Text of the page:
REMEMBER REGGIE: It all started on Draft Night

REMEMBER REGGIE: It all started on Draft Night
July 15, 2013, 4:30 pm
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Reggie Lewis was taken by the Celtics with the 22nd pick in the 1987 draft, the official start to what felt like another promising NBA career in Boston.

(AP Photo)

On July 28, Comcast SportsNet will look back -- with teammates, coaches and family -- at the basketball life of Reggie Lewis, 20 years after his passing. For more on Reggie, visit csnne.com for a new story each day this week. Remember Reggie is presented by your New England Ford Dealers.   

The 1987 NBA Draft aired live on TBS, with host Bob Neal, analyst Larry Conley and Hall of Famer Rick Barry handling the broadcast duties. Back then, there were only 23 teams in the league, and thus only 23 picks per round. (There were also seven rounds, but the first is all we care about here.)
 
Having lost in the Finals the previous season, the Celtics had the 22nd overall pick. With one of the best frontcourts in NBA history still intact, they were in search of some perimeter help.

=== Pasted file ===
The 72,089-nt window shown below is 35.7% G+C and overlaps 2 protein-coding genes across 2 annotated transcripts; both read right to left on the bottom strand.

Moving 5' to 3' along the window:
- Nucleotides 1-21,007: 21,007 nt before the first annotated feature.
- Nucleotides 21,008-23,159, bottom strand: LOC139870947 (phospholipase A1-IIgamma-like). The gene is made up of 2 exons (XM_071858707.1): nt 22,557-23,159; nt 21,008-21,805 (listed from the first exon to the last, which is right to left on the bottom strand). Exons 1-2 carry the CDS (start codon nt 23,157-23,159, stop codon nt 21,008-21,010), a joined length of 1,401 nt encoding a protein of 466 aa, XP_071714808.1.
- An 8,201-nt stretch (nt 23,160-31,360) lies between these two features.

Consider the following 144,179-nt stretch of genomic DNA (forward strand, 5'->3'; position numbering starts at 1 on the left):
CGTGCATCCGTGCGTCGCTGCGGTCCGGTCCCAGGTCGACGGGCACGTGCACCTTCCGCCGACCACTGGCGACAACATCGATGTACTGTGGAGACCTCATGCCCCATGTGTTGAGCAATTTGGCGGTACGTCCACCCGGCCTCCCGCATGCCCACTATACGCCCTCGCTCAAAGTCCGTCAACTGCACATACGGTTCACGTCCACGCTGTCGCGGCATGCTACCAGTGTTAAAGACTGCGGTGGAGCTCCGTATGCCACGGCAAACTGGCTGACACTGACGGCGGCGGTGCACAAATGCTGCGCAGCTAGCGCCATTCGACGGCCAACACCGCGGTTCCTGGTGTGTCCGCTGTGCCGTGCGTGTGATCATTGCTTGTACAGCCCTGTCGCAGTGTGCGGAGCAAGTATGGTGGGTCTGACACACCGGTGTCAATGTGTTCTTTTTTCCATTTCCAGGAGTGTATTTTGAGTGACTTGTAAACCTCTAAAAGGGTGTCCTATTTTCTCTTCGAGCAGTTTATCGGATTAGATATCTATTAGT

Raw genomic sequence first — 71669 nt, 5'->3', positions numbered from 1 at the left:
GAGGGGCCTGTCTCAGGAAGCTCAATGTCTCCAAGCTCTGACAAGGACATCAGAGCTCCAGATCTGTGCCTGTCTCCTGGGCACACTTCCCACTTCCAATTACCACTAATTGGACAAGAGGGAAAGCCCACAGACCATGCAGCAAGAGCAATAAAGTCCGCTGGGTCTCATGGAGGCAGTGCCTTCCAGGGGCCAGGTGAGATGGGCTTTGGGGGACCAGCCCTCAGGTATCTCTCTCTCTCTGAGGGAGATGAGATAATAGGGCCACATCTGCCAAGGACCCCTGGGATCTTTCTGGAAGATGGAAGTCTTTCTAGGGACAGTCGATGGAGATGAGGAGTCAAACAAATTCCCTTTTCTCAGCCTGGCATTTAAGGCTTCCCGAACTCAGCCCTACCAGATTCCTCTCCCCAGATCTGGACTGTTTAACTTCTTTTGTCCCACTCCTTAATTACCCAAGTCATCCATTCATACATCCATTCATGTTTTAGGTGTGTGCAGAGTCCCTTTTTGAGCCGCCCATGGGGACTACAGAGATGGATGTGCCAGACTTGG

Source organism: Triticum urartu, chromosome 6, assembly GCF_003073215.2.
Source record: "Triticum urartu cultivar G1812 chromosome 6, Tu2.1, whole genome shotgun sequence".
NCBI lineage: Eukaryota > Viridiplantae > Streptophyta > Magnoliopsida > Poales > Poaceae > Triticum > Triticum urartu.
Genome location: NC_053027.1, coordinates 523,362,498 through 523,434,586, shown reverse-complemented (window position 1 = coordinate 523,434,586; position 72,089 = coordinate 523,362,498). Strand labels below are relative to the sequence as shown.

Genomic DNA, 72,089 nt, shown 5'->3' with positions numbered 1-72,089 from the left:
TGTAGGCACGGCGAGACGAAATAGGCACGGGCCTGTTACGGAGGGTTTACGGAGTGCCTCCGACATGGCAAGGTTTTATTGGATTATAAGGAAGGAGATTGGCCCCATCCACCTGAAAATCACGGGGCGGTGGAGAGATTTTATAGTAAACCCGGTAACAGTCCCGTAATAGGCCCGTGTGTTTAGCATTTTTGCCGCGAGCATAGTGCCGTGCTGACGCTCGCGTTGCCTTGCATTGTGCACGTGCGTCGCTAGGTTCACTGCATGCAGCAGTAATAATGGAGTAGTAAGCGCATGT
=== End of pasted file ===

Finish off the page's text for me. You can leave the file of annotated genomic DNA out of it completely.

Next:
“There’s a player, Reggie Lewis from Northeastern, which is of course in Boston,” Neal said, as the broadcast returned with the Celtics on the clock. “He’s available, but I’m not sure if they’ll take him.”
 
Of course, they did. Lewis became the first and last Huskie ever selected in the first round, and joined an impressive draft class that featured three future Hall of Famers (David Robinson, Scottie Pippen and Reggie Miller), an additional four All-Stars (Kevin Johnson, Horace Grant, Mark Jackson and Lewis) and an assortment of other bonafide pros like Kenny Smith, Derrick McKey and Mugsy Bogues.
 
“We’ve watched him quite a bit, not only because he’s local, but because he was at our basketball camp last year,” said Red Auerbach, in an interview from Celtics headquarters. “He can play a big guard. He knows where the hoop is. He drives very well to the basket. He gives us a dimension that we need incase Danny Ainge or Dennis Johnson get hurt.”
 
Ainge started 81 of 82 games that next season, meanwhile DJ played in 77, so Lewis barely saw the floor, averaging only 8.3 minutes a night and playing in only 49 games. But by the next year, between Larry Bird missing all but six games to injury and Ainge being dealt to Sacramento at the deadline, Lewis finally got a chance.
 
He played 81 games (with 57 starts), averaged 32.8 minutes and 18.3 points a night, and another promising young Celtics career was underway.